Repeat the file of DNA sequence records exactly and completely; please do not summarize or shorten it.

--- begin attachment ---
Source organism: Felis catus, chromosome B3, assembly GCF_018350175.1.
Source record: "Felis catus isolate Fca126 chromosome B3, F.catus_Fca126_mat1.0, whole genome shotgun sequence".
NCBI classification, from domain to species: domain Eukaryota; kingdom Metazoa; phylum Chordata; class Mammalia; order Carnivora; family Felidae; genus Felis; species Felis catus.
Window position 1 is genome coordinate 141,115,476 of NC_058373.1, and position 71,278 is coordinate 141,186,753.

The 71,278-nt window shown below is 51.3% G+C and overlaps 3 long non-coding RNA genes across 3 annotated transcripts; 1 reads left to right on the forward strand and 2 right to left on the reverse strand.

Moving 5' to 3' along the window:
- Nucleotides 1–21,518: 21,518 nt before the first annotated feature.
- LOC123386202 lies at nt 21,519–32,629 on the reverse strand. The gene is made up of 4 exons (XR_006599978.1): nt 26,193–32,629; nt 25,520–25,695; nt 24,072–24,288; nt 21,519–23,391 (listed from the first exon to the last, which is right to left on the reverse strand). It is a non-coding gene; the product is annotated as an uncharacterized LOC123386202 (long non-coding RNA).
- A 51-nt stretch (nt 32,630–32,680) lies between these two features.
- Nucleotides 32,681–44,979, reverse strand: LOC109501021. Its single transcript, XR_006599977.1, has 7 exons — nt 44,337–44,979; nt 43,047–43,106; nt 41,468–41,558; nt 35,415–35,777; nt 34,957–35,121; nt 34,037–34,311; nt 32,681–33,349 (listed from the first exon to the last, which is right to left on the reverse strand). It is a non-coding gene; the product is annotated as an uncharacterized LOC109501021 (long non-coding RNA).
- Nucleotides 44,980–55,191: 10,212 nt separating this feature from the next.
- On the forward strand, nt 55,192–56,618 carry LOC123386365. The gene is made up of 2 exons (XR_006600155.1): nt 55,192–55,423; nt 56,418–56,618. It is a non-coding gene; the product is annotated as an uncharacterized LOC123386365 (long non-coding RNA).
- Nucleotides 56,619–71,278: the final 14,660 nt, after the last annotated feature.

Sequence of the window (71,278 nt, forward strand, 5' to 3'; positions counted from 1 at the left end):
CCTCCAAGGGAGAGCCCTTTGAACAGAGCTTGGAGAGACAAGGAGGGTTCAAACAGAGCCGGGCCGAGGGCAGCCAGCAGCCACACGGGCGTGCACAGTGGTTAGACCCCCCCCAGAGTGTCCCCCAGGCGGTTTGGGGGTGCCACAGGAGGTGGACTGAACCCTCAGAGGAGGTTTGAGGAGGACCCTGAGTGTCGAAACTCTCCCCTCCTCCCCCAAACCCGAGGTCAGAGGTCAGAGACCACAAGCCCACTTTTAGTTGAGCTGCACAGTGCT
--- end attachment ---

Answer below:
Source organism: Felis catus, chromosome B3, assembly GCF_018350175.1.
Source record: "Felis catus isolate Fca126 chromosome B3, F.catus_Fca126_mat1.0, whole genome shotgun sequence".
NCBI classification, from domain to species: domain Eukaryota; kingdom Metazoa; phylum Chordata; class Mammalia; order Carnivora; family Felidae; genus Felis; species Felis catus.
Window position 1 is genome coordinate 141,115,476 of NC_058373.1, and position 71,278 is coordinate 141,186,753.

The 71,278-nt window shown below is 51.3% G+C and overlaps 3 long non-coding RNA genes across 3 annotated transcripts; 1 reads left to right on the forward strand and 2 right to left on the reverse strand.

Moving 5' to 3' along the window:
- Nucleotides 1–21,518: 21,518 nt before the first annotated feature.
- LOC123386202 lies at nt 21,519–32,629 on the reverse strand. The gene is made up of 4 exons (XR_006599978.1): nt 26,193–32,629; nt 25,520–25,695; nt 24,072–24,288; nt 21,519–23,391 (listed from the first exon to the last, which is right to left on the reverse strand). It is a non-coding gene; the product is annotated as an uncharacterized LOC123386202 (long non-coding RNA).
- A 51-nt stretch (nt 32,630–32,680) lies between these two features.
- Nucleotides 32,681–44,979, reverse strand: LOC109501021. Its single transcript, XR_006599977.1, has 7 exons — nt 44,337–44,979; nt 43,047–43,106; nt 41,468–41,558; nt 35,415–35,777; nt 34,957–35,121; nt 34,037–34,311; nt 32,681–33,349 (listed from the first exon to the last, which is right to left on the reverse strand). It is a non-coding gene; the product is annotated as an uncharacterized LOC109501021 (long non-coding RNA).
- Nucleotides 44,980–55,191: 10,212 nt separating this feature from the next.
- On the forward strand, nt 55,192–56,618 carry LOC123386365. The gene is made up of 2 exons (XR_006600155.1): nt 55,192–55,423; nt 56,418–56,618. It is a non-coding gene; the product is annotated as an uncharacterized LOC123386365 (long non-coding RNA).
- Nucleotides 56,619–71,278: the final 14,660 nt, after the last annotated feature.

Sequence of the window (71,278 nt, forward strand, 5' to 3'; positions counted from 1 at the left end):
CCTCCAAGGGAGAGCCCTTTGAACAGAGCTTGGAGAGACAAGGAGGGTTCAAACAGAGCCGGGCCGAGGGCAGCCAGCAGCCACACGGGCGTGCACAGTGGTTAGACCCCCCCCAGAGTGTCCCCCAGGCGGTTTGGGGGTGCCACAGGAGGTGGACTGAACCCTCAGAGGAGGTTTGAGGAGGACCCTGAGTGTCGAAACTCTCCCCTCCTCCCCCAAACCCGAGGTCAGAGGTCAGAGACCACAAGCCCACTTTTAGTTGAGCTGCACAGTGCT